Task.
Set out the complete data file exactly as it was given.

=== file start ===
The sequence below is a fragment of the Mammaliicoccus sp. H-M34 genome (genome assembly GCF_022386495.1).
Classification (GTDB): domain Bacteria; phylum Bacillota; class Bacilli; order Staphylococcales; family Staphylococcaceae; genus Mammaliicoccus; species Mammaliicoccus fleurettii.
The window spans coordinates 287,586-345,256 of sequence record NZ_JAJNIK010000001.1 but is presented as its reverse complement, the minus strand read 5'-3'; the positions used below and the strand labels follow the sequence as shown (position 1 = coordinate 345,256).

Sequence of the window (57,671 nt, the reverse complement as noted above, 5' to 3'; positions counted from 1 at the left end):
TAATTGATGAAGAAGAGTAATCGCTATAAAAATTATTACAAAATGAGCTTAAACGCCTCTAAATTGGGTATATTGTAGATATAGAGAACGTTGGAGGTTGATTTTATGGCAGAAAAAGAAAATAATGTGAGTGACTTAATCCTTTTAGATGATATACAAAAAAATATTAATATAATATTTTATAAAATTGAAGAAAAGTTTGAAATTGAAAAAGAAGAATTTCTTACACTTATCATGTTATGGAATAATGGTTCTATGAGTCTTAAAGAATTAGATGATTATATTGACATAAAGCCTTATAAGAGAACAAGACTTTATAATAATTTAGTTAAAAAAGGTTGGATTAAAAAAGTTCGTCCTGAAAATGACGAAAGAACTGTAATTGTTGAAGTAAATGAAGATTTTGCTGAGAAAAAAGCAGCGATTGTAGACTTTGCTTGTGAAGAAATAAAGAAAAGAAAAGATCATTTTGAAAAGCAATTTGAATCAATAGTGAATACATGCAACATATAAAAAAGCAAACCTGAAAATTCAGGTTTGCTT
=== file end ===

The sequence below is a fragment of the Mammaliicoccus sp. H-M34 genome (genome assembly GCF_022386495.1).
Classification (GTDB): domain Bacteria; phylum Bacillota; class Bacilli; order Staphylococcales; family Staphylococcaceae; genus Mammaliicoccus; species Mammaliicoccus fleurettii.
The window spans coordinates 287,586-345,256 of sequence record NZ_JAJNIK010000001.1 but is presented as its reverse complement, the minus strand read 5'-3'; the positions used below and the strand labels follow the sequence as shown (position 1 = coordinate 345,256).

Sequence of the window (57,671 nt, the reverse complement as noted above, 5' to 3'; positions counted from 1 at the left end):
TAATTGATGAAGAAGAGTAATCGCTATAAAAATTATTACAAAATGAGCTTAAACGCCTCTAAATTGGGTATATTGTAGATATAGAGAACGTTGGAGGTTGATTTTATGGCAGAAAAAGAAAATAATGTGAGTGACTTAATCCTTTTAGATGATATACAAAAAAATATTAATATAATATTTTATAAAATTGAAGAAAAGTTTGAAATTGAAAAAGAAGAATTTCTTACACTTATCATGTTATGGAATAATGGTTCTATGAGTCTTAAAGAATTAGATGATTATATTGACATAAAGCCTTATAAGAGAACAAGACTTTATAATAATTTAGTTAAAAAAGGTTGGATTAAAAAAGTTCGTCCTGAAAATGACGAAAGAACTGTAATTGTTGAAGTAAATGAAGATTTTGCTGAGAAAAAAGCAGCGATTGTAGACTTTGCTTGTGAAGAAATAAAGAAAAGAAAAGATCATTTTGAAAAGCAATTTGAATCAATAGTGAATACATGCAACATATAAAAAAGCAAACCTGAAAATTCAGGTTTGCTT